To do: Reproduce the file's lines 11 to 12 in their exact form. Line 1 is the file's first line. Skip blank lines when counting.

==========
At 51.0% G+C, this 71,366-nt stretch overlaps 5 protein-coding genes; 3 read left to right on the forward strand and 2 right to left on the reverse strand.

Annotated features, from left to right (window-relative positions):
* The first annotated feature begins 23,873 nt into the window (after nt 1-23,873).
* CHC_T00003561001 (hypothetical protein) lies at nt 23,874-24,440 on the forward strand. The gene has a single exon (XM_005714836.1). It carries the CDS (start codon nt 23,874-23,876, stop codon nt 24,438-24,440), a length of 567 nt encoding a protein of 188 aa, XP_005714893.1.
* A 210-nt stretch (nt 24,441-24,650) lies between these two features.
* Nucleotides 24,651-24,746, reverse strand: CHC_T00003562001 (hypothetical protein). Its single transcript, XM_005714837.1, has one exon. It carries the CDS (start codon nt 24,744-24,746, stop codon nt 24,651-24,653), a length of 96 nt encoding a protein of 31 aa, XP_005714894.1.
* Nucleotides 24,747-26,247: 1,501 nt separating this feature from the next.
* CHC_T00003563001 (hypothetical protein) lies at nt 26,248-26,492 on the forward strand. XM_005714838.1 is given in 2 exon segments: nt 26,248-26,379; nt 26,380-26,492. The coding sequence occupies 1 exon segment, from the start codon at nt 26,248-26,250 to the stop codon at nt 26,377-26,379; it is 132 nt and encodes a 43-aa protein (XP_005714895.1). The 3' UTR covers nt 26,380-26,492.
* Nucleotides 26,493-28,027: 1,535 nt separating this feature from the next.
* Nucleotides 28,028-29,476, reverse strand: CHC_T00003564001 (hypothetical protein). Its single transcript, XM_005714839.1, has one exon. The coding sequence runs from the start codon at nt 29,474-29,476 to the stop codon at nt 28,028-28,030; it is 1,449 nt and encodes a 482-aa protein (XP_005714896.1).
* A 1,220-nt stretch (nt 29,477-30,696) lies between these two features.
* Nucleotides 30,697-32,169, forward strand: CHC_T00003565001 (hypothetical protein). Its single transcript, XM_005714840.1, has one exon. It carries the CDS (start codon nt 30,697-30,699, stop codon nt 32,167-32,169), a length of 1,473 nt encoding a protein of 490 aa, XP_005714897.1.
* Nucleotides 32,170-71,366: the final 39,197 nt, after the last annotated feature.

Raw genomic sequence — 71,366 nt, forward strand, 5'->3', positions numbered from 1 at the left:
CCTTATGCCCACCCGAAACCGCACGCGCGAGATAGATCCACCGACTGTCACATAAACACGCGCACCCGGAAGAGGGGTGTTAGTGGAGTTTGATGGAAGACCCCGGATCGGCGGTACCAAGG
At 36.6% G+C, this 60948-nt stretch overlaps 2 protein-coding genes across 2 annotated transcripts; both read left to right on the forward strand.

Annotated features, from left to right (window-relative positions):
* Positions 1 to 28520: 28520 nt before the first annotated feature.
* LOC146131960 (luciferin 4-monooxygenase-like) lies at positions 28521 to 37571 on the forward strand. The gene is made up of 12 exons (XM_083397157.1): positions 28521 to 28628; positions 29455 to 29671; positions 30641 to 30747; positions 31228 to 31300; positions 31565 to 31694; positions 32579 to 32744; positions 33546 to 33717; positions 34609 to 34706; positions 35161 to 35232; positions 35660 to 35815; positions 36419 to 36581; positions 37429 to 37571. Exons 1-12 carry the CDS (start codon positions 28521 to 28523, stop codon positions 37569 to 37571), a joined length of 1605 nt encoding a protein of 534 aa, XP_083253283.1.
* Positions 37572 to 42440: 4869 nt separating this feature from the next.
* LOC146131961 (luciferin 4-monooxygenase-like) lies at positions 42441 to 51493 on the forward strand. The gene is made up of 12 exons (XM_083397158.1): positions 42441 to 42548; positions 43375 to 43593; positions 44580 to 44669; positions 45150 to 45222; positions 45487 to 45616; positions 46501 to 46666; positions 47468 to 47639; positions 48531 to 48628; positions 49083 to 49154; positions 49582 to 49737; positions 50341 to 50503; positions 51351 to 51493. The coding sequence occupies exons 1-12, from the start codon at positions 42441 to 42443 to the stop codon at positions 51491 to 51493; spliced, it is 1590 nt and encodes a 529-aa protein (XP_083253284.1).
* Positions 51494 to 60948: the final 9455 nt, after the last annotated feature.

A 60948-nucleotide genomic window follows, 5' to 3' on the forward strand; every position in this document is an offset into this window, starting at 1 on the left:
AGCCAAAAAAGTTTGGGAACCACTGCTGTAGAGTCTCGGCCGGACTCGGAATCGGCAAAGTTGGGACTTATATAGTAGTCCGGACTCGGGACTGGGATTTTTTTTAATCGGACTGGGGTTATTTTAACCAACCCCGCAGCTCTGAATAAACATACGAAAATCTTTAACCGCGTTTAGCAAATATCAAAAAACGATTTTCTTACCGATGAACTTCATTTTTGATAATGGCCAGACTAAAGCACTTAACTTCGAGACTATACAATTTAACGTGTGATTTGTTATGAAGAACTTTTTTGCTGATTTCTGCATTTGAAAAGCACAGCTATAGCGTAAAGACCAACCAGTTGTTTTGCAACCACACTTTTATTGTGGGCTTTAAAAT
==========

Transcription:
* A 1,220-nt stretch (nt 29,477-30,696) lies between these two features.
* Nucleotides 30,697-32,169, forward strand: CHC_T00003565001 (hypothetical protein). Its single transcript, XM_005714840.1, has one exon. It carries the CDS (start codon nt 30,697-30,699, stop codon nt 32,167-32,169), a length of 1,473 nt encoding a protein of 490 aa, XP_005714897.1.